Atholton High School junior wins election for student slot on the Board of Education

EDUCATION NOTEBOOK

May 07, 2006|By JOHN-JOHN WILLIAMS IV

Wossen Ayele, a 17-year-old junior at Atholton High School and newly elected student member of the Howard County Board of Education, plans to increase the communication between the board and students and continue the work of classmate and current member Jeff Lasser.

Ayele has closely followed what Lasser - who also attends Atholton - has done in this past school year to prepare him for the position.

"I believe that the students have a legitimate stake in the Board of Education," Ayele said. "It's necessary that they understand their role."

Ayele defeated Amy Butler, a junior at Wilde Lake High School, after 17,208 county students voted in an election held last week. Ayele received 62 percent of the vote with 10,673 voters, while Butler received 38 percent of the vote with 6,535 supporters, according to results released Friday.

"It was a nice countywide effort," said Roger Plunkett, business, community, government relation officer for the school system.

This year's election included students from sixth grade to the 11th grade. In the past, eighth-graders to 11th-graders could vote.

"The feedback has been very good with the way we ran elections this year," Plunkett said.

Ayele enlisted the help of his friends, mother and fellow members of the Black Student Achievement Program to help him campaign. He said his supporters put up fliers at 11 high schools and five middle schools.

"I didn't spend much money campaigning," he said. "I used word of mouth."

When Ayele takes over for Lasser on July 1, he will be able to cast opinion votes and participate in public hearings and forums. He also will be expected to present a student report during the beginning of each board meeting.

Despite the fact that Ayele's vote will not count on the board, Plunkett said that the opinion vote is important.

"He'll still have the opportunity to make meaningful contributions," Plunkett said. "By voicing his concerns, he will be able to help board members make final decisions. The superintendent and the Board of Education value student input."

Plunkett said Ayele also will help to craft legislation needed in advance of the 2007-2008 student board member receiving partial voting rights.

As president of Atholton's Class of 2007 and a member of the National Honor Society, the Howard County Youth Council of the National Association for the Advancement of Colored People and the school newspaper, Ayele said he will be ready for the rigors of the school board. He also said he will lighten his course load next year.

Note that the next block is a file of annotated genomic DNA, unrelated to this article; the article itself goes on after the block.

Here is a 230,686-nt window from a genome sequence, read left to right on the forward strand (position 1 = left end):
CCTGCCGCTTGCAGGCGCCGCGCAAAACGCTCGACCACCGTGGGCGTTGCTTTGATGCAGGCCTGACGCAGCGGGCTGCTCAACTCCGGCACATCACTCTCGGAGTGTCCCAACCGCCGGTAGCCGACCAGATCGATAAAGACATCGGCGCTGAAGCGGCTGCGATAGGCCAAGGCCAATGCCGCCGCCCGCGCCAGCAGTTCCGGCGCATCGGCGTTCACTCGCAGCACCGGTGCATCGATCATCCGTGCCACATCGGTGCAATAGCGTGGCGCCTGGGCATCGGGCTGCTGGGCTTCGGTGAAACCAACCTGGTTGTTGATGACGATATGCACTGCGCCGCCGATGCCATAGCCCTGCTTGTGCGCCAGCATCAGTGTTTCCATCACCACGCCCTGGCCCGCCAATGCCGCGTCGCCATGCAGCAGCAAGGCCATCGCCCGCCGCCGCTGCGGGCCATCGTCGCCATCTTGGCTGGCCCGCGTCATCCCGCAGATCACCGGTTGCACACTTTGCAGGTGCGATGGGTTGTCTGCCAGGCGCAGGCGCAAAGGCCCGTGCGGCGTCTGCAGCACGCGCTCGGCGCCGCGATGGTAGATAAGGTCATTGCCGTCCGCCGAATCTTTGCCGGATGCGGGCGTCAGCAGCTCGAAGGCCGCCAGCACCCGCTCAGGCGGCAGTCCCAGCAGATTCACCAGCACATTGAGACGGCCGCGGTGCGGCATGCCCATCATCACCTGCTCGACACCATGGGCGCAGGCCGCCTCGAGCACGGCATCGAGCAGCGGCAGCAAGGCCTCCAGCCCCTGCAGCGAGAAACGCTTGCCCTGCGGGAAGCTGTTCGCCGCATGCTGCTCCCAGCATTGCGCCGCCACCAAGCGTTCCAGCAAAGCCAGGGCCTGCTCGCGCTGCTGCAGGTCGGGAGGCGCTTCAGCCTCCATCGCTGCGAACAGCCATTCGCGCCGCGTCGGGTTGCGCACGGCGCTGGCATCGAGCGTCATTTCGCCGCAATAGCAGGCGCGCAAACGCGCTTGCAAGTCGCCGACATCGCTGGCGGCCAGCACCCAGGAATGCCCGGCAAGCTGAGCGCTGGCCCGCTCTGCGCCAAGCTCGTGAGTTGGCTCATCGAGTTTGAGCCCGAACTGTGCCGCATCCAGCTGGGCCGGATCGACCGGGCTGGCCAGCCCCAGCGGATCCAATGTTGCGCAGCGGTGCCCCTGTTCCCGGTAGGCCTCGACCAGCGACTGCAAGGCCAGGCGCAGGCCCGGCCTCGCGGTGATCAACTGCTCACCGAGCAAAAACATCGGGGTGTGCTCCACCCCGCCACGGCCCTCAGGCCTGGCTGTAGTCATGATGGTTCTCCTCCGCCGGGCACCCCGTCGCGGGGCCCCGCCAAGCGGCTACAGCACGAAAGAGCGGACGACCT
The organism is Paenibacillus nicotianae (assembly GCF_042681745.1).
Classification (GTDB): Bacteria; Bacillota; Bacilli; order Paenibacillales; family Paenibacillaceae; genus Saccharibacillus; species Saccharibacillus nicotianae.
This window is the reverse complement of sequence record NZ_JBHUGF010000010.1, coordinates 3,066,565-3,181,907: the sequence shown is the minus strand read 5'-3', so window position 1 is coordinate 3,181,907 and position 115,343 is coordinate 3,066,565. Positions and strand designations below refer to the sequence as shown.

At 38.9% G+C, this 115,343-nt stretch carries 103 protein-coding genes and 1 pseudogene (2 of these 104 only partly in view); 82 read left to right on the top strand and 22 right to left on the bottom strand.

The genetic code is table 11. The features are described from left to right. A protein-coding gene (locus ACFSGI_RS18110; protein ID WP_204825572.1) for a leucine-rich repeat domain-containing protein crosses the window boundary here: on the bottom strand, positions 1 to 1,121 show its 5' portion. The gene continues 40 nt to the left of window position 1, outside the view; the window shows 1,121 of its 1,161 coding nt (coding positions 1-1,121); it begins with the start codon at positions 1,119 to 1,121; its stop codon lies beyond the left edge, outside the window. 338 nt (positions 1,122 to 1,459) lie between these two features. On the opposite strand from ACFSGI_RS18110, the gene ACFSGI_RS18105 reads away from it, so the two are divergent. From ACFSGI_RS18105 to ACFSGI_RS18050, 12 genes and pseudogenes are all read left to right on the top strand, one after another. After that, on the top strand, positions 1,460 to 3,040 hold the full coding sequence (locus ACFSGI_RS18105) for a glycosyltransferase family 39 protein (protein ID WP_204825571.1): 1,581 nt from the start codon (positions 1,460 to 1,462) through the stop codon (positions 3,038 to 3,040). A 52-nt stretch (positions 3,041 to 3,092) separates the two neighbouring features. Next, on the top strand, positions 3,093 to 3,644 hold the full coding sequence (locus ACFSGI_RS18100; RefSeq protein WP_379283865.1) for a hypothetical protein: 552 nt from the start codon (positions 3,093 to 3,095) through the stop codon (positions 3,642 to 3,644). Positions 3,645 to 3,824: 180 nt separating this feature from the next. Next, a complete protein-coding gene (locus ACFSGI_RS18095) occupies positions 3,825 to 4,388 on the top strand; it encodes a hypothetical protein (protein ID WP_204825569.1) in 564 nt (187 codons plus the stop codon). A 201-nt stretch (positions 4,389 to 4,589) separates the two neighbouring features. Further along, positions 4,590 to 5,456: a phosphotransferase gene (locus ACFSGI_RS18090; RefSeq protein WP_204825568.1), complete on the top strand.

"I'm not committing to too many extracurricular activities," he said. "I want to make sure I can do the job very well."

Helping La. school

Pupils at Bonnie Branch Middle School are sending a little love to Louisiana this year - specifically, 250 "Binders of Love" to Our Lady of Prompt Succor School in St. Bernard's Parish in Louisiana.

The binders, being sent as part of the eighth-grade service learning project and each equipped with a spiral notebooks, a full pencil case, ruler and loose-leaf paper, were expected to be loaded onto a Red Cross truck Friday.

Our Lady of Prompt Succor School is the only school now operating in St. Bernard Parish - an area bordering New Orleans that was devastated by Hurricane Katrina in August - making it a perfect recipient for the project, said Natalie Janiszewski, an eighth-grade teacher at Bonnie Branch and one of the organizers of the project.

"We wanted to do something for the hurricane victims," Janiszewski said. "They have 30 kids right now. Next year they will have 300."

The entire eighth grade - with slightly fewer than 250 pupils - participated in the project.

"They feel good about themselves," Janiszewski said. "They are doing something to help and make a difference. They brought tons of stuff in. It's wonderful."

Books also are going

About 2,000 books will accompany the "Binders of Love" in "Books for the Bayou's Babies," an unrelated project.

The brainchild of Annie Herbert, a reading specialist at Bonnie Branch Middle, "Babies" is an attempt to "return literacy back to this generation of kids who have lost all of their books."

Herbert said she worked with nine other county schools and Barnes & Noble Booksellers to collect the books. She visited Louisiana in February, and "it just ripped my heart out."

Herbert's biggest obstacle was sending the books to the school.

"It would cost $700," she said. "I couldn't afford that." Then she learned about "Binders of Love" and made the connection.

"It never occurred to me to ask them where they [the binders] were going," Herbert said.

April Christmas

Christmas is months away but that hasn't stopped students at Glenelg Country School from getting into the giving mood.

Last weekend, 15 students and three teachers renovated a home in Aladdin Village Mobile Home Park near Jessup for "Christmas in April."

Juniors Sarah Lichenstein, Erin Meegan and Sabina Kaczanowska, who led the effort, organized bake sales and a dress-down day and raised more than $4,000 for the project.

Manekin LLC, a commercial real estate company, contributed $500 to the project.

With the help of Walter Mattson, a humanities teacher at the school who is a master carpenter, the group was able to make the mobile home wheelchair-accessible for the owner, a man who suffers from a pulmonary condition. They also remodeled a bathroom to accommodate his scooter.

"It's really looking nice," said David Weeks, civic leadership director for the school. "I'm just so impressed with the girls' commitment to make this happen and make a difference in the life of this homeowner."

Weeks said he plans to honor the girls with an awards assembly before the end of the school year.

john-john.williams@baltsun.com

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